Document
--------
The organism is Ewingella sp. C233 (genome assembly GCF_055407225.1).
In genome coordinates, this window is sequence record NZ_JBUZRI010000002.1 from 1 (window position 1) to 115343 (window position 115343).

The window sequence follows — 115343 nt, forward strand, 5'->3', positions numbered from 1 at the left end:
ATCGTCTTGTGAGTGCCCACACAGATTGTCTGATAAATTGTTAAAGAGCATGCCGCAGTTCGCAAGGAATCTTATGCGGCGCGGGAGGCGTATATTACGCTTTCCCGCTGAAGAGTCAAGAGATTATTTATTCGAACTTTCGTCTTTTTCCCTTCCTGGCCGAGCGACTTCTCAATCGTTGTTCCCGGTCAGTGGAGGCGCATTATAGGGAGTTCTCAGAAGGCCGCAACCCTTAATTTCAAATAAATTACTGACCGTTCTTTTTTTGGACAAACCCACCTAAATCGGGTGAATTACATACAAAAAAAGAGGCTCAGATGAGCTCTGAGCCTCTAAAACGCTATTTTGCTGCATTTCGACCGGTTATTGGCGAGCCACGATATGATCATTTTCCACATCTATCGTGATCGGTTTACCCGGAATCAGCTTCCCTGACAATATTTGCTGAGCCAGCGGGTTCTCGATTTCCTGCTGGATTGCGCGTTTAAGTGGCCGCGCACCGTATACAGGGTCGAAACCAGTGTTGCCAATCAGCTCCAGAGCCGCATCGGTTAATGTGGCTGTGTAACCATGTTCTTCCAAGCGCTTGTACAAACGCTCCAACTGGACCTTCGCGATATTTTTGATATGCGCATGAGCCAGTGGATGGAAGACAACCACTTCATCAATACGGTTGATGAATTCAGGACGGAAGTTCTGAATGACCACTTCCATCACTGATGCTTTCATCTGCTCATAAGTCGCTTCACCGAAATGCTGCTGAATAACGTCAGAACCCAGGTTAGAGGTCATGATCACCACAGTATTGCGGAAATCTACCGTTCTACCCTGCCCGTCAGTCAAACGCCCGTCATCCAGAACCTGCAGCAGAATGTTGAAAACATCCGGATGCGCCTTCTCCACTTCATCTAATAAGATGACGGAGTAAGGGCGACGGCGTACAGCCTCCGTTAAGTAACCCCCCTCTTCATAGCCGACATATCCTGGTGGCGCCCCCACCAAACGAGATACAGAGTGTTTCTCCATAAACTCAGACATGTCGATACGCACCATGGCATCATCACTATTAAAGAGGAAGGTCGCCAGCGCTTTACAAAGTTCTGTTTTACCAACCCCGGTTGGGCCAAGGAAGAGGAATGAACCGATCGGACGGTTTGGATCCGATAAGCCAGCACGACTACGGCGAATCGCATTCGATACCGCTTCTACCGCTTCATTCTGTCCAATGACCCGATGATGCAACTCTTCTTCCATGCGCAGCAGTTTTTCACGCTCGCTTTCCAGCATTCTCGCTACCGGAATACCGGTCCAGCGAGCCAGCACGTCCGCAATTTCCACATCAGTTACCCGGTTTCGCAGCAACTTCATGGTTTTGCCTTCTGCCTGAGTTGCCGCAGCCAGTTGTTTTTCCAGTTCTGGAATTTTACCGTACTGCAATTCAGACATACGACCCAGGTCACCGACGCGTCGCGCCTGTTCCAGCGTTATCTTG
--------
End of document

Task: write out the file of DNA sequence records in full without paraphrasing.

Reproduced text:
The organism is Ewingella sp. C233 (genome assembly GCF_055407225.1).
In genome coordinates, this window is sequence record NZ_JBUZRI010000002.1 from 1 (window position 1) to 115343 (window position 115343).

The window sequence follows — 115343 nt, forward strand, 5'->3', positions numbered from 1 at the left end:
ATCGTCTTGTGAGTGCCCACACAGATTGTCTGATAAATTGTTAAAGAGCATGCCGCAGTTCGCAAGGAATCTTATGCGGCGCGGGAGGCGTATATTACGCTTTCCCGCTGAAGAGTCAAGAGATTATTTATTCGAACTTTCGTCTTTTTCCCTTCCTGGCCGAGCGACTTCTCAATCGTTGTTCCCGGTCAGTGGAGGCGCATTATAGGGAGTTCTCAGAAGGCCGCAACCCTTAATTTCAAATAAATTACTGACCGTTCTTTTTTTGGACAAACCCACCTAAATCGGGTGAATTACATACAAAAAAAGAGGCTCAGATGAGCTCTGAGCCTCTAAAACGCTATTTTGCTGCATTTCGACCGGTTATTGGCGAGCCACGATATGATCATTTTCCACATCTATCGTGATCGGTTTACCCGGAATCAGCTTCCCTGACAATATTTGCTGAGCCAGCGGGTTCTCGATTTCCTGCTGGATTGCGCGTTTAAGTGGCCGCGCACCGTATACAGGGTCGAAACCAGTGTTGCCAATCAGCTCCAGAGCCGCATCGGTTAATGTGGCTGTGTAACCATGTTCTTCCAAGCGCTTGTACAAACGCTCCAACTGGACCTTCGCGATATTTTTGATATGCGCATGAGCCAGTGGATGGAAGACAACCACTTCATCAATACGGTTGATGAATTCAGGACGGAAGTTCTGAATGACCACTTCCATCACTGATGCTTTCATCTGCTCATAAGTCGCTTCACCGAAATGCTGCTGAATAACGTCAGAACCCAGGTTAGAGGTCATGATCACCACAGTATTGCGGAAATCTACCGTTCTACCCTGCCCGTCAGTCAAACGCCCGTCATCCAGAACCTGCAGCAGAATGTTGAAAACATCCGGATGCGCCTTCTCCACTTCATCTAATAAGATGACGGAGTAAGGGCGACGGCGTACAGCCTCCGTTAAGTAACCCCCCTCTTCATAGCCGACATATCCTGGTGGCGCCCCCACCAAACGAGATACAGAGTGTTTCTCCATAAACTCAGACATGTCGATACGCACCATGGCATCATCACTATTAAAGAGGAAGGTCGCCAGCGCTTTACAAAGTTCTGTTTTACCAACCCCGGTTGGGCCAAGGAAGAGGAATGAACCGATCGGACGGTTTGGATCCGATAAGCCAGCACGACTACGGCGAATCGCATTCGATACCGCTTCTACCGCTTCATTCTGTCCAATGACCCGATGATGCAACTCTTCTTCCATGCGCAGCAGTTTTTCACGCTCGCTTTCCAGCATTCTCGCTACCGGAATACCGGTCCAGCGAGCCAGCACGTCCGCAATTTCCACATCAGTTACCCGGTTTCGCAGCAACTTCATGGTTTTGCCTTCTGCCTGAGTTGCCGCAGCCAGTTGTTTTTCCAGTTCTGGAATTTTACCGTACTGCAATTCAGACATACGACCCAGGTCACCGACGCGTCGCGCCTGTTCCAGCGTTATCTTG